The Palekh school works with tempera paint, gold leaf and lacquer. Tempera is a type of paint made from egg yolk mixed with pigments. The first recipe for tempera based on egg yolk was printed by Cennino Cennini in 1390. Tempera was mainly used to illuminate paintings and manuscripts. And to this day artists still use tempera in iconography. Paintings executed with tempera can last for centuries.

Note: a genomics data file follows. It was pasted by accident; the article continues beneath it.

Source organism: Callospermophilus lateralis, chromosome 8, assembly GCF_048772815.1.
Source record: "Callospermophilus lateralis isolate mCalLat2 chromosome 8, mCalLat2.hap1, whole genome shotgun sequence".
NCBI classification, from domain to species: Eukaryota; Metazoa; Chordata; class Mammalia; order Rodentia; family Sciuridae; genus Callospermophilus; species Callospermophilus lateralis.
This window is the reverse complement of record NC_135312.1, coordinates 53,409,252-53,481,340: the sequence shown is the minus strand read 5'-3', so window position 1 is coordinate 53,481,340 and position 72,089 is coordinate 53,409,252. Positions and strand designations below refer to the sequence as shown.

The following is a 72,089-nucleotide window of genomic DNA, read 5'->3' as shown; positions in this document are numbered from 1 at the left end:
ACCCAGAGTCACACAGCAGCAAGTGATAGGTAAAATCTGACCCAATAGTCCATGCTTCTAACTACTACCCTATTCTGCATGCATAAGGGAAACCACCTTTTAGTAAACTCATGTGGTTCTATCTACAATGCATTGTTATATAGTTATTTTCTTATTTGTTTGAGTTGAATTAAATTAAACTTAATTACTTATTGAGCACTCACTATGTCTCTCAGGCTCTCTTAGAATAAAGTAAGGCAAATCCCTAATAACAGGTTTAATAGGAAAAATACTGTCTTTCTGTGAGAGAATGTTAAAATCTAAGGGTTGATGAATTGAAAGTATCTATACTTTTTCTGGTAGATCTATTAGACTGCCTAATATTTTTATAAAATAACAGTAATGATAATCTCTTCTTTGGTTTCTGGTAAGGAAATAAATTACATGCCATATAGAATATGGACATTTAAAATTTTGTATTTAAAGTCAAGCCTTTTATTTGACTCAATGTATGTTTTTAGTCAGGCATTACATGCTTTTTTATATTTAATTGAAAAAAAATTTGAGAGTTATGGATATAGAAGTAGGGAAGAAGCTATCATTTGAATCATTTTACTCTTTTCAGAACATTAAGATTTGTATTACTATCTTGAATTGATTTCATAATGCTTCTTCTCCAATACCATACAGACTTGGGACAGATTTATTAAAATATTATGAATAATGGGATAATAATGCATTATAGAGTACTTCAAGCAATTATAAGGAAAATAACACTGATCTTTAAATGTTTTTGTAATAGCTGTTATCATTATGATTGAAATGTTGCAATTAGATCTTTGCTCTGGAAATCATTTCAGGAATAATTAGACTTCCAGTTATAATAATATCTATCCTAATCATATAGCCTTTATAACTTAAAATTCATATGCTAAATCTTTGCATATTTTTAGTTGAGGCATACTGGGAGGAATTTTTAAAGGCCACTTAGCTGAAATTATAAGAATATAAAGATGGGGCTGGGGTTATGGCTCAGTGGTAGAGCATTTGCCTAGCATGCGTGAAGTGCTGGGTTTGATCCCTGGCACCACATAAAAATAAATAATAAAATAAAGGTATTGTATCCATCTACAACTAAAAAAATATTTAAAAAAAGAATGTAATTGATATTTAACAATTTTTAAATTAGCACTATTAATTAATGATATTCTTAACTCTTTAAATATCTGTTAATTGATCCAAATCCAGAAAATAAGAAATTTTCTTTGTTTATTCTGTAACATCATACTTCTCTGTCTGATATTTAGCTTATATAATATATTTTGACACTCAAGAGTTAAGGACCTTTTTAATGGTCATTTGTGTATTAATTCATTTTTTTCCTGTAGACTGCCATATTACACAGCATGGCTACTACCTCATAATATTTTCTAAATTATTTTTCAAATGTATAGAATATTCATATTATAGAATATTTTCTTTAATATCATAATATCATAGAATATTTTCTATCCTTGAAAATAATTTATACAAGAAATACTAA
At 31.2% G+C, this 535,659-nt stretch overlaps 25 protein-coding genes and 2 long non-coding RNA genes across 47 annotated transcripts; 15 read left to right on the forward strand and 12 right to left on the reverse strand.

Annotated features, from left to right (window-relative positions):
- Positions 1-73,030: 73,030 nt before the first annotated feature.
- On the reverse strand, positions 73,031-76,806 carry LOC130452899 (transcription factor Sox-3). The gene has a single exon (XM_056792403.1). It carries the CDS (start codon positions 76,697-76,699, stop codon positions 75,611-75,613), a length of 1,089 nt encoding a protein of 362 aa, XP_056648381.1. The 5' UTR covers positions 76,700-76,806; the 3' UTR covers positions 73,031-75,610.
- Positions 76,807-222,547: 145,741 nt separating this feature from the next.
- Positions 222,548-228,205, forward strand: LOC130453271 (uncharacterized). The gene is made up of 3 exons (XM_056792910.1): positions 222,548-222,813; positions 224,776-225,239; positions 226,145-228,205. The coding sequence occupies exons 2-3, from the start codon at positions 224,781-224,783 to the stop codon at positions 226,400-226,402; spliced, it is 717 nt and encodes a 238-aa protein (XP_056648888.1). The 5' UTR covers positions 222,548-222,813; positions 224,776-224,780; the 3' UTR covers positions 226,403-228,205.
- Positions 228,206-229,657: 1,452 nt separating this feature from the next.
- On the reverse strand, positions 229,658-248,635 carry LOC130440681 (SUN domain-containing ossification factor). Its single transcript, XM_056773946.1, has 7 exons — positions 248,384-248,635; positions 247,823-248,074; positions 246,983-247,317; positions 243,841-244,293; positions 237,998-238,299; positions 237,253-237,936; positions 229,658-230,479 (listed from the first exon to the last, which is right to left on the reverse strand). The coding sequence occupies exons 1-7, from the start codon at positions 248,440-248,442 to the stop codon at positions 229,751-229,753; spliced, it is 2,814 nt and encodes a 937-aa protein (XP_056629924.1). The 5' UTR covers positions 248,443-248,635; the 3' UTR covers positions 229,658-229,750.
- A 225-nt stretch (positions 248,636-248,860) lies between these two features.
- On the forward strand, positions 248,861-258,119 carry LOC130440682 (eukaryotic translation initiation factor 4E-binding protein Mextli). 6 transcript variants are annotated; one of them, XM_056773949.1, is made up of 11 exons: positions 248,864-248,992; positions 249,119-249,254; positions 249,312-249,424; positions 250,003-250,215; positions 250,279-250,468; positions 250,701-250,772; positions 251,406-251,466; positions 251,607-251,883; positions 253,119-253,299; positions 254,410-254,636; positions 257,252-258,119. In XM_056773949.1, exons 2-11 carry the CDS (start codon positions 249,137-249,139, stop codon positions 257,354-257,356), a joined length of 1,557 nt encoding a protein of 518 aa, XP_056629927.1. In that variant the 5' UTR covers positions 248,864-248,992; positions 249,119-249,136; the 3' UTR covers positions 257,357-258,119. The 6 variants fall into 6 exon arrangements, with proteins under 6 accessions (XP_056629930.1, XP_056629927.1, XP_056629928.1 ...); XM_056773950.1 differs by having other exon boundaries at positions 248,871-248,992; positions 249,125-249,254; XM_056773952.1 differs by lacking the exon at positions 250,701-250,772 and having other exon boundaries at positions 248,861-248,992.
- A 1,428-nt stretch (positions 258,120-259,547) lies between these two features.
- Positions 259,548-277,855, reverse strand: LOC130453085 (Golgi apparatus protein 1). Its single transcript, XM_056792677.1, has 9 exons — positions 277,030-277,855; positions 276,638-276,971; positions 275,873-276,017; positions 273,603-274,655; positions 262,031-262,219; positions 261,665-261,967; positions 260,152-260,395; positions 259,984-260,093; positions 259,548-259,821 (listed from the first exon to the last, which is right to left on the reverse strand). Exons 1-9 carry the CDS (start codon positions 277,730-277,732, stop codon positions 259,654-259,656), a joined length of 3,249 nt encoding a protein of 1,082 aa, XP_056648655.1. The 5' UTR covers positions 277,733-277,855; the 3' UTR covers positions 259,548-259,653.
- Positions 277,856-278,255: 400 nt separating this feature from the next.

Tempera normally has a matte finish and only later takes on its brilliance thanks to the addition of a layer of wax or varnish. Tempera dries quickly, and the final rich colour palette is the result of light. The artist must decide in advance on the composition of the picture. Spontaneous painting with tempera paint offers fewer possibilities. Tempera does not allow the artist to make any corrections; once the paint is dry, nothing can be changed, although fine line shading of different colours can be interwoven to obtain colour transitions, for example to effect the transition from dark to light. Painting with tempera is very labour-intensive.